the most dangerous enemy of Israel and the main source for regional instability.
The fall of Assad would also weaken Hezbollah‎ considerably. It would reduce
Hezbollah‎-Iranian influence in Lebanon and make the Hezbollah‎ military buildup a more complicated enterprise. A Hezbollah‎ without Iranian control of
Damascus might spare Israel the need to intervene militarily in Lebanon in order
to deal with the missile threat.
If Assad falls, it is not clear what will happen in Syria, but it is certain that Sunni
radical groups will be more influential and the struggle over controlling parts of
the country will continue. However, sub-state groups are generally less of a
security threat than states. Assad-led Syria still has a chemical weapons arsenal
and there are reports that it is trying to revive its nuclear weapons program.
An Israeli predisposition to discard Assad is also useful in Jerusalem's relations
with Saudi Arabia, which loathes the Assad regime and understands that its fall
will curtail the growing Iranian influence in the Middle East. It is the Iranian
threat that constitutes the strategic glue between the two states.
Of course, the Obama administration does not grasp the Iranian threat and
continues its ill-advised attempts to reach an agreement with Iran, which allows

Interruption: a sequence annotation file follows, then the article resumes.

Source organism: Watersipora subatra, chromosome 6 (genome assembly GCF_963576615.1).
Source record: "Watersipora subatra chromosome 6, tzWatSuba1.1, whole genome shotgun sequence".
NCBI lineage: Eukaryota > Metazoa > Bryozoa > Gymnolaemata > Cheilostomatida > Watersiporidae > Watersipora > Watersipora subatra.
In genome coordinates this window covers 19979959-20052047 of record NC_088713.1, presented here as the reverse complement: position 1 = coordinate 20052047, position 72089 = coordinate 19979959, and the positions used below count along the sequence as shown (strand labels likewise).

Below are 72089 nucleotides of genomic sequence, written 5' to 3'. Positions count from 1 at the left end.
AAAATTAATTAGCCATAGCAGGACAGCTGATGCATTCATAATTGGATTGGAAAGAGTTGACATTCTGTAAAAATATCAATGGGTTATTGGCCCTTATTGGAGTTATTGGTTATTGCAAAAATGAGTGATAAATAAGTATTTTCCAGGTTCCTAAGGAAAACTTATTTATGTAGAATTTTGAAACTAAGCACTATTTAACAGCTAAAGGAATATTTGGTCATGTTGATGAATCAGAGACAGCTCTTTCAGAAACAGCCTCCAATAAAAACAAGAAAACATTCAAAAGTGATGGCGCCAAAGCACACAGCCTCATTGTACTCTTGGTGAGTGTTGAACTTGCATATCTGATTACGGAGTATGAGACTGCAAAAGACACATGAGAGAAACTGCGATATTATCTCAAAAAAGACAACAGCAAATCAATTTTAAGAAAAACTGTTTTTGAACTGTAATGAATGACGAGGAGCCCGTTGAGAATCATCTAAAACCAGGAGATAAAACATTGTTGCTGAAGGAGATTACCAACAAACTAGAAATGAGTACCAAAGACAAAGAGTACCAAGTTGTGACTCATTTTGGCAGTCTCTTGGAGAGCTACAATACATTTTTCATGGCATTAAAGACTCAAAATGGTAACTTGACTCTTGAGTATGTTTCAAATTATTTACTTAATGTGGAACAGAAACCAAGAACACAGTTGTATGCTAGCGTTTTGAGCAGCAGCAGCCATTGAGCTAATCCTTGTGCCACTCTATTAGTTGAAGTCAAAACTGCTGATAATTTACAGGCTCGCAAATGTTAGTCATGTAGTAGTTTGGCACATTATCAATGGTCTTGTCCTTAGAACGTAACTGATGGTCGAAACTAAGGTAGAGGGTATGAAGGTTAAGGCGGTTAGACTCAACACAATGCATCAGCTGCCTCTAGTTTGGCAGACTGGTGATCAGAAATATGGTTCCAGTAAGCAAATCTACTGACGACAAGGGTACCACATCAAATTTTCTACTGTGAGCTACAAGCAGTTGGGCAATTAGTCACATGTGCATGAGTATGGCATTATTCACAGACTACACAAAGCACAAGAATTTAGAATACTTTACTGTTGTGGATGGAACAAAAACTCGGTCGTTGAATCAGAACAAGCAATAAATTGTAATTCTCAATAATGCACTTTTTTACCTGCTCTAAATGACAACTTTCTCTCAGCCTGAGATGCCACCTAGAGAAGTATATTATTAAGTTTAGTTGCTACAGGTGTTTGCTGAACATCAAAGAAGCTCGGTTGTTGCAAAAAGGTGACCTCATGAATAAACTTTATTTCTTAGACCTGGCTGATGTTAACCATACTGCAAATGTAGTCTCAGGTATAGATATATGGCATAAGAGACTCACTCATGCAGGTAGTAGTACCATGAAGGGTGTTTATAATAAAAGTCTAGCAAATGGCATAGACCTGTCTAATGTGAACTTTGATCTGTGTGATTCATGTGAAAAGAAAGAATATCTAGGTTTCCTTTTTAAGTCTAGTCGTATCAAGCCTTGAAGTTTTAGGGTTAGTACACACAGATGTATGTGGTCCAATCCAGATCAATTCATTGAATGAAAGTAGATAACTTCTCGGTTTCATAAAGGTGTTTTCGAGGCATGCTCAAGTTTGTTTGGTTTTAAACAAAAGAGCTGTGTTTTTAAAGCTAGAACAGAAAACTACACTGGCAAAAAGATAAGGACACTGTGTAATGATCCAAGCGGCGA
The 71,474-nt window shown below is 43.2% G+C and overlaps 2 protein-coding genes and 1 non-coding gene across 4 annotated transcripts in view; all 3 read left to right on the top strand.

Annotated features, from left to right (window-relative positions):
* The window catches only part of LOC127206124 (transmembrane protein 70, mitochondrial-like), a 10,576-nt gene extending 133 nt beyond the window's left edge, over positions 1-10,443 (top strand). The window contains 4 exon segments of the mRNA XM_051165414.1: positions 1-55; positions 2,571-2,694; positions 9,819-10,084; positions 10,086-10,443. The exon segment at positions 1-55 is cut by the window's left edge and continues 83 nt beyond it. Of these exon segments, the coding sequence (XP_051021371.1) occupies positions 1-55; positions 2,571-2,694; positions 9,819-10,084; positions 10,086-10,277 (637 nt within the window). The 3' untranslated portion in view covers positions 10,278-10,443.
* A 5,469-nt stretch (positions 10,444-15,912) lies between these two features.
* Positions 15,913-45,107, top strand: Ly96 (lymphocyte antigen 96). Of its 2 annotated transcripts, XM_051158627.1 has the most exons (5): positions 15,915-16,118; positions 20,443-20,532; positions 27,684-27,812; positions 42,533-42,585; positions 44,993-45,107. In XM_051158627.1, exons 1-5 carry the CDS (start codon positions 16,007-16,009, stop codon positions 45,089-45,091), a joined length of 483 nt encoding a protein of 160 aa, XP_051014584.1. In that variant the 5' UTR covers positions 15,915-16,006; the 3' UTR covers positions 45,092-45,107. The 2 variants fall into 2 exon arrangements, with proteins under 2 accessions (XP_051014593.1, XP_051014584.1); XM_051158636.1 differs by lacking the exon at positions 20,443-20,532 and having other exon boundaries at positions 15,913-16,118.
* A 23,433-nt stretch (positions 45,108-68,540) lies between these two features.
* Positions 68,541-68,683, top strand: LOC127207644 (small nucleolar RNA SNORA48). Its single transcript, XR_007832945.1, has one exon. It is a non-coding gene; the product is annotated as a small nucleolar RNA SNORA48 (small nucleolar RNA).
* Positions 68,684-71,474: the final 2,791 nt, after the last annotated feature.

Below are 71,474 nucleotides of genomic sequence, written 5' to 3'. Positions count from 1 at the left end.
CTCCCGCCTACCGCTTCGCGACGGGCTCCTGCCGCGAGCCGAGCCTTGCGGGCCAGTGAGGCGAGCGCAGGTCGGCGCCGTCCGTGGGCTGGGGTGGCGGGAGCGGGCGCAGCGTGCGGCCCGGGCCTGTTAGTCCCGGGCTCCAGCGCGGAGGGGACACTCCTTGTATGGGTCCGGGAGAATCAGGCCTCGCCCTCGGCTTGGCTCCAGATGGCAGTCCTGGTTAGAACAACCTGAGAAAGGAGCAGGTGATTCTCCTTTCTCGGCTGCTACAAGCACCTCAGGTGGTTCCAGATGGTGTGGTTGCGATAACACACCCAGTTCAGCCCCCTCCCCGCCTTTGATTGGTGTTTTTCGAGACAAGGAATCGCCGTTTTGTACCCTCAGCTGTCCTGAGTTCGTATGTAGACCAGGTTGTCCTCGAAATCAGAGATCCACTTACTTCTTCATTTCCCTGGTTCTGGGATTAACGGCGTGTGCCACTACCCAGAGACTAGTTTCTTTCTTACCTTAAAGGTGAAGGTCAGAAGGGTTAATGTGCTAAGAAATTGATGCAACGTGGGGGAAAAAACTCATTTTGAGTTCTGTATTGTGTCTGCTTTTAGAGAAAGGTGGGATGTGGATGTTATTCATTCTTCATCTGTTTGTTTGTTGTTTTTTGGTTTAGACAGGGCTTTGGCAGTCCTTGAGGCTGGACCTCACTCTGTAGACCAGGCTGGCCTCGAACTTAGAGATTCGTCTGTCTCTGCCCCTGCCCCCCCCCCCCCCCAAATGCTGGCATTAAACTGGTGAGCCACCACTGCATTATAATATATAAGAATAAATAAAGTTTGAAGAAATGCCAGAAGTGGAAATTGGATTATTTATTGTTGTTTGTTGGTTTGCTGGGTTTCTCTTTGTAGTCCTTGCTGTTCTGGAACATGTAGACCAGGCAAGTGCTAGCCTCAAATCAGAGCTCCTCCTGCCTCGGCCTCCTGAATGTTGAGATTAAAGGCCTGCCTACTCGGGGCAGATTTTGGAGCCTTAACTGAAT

Tehran to keep its option to build nuclear weapons. It tries to strengthen the
Shiite control of Baghdad, seems to cooperate with Assad against ISIS, which
turned out to be a mere strategic distraction, and accepts the Shiite Houthis'
takeover of Yemen. Therefore, the Syrian-Lebanese nexus could become another
issue of divergence between Jerusalem and Washington. Consequently, the
direction of Barack Obama's Middle East policy becomes an increasing concern
for Israel as well.
Prof. Efraim Inbar, director of the Begin-Sadat Center for Strategic Studies, is a professor
of political studies at Bar-Ilan University, and a Shillman/Ginsburg fellow at the Middle
East Forum.
This article was originally published in Israel Hayom on February 1, 2015
BESA Center Perspectives Papers are published through the generosity
of the Greg Rosshandler Family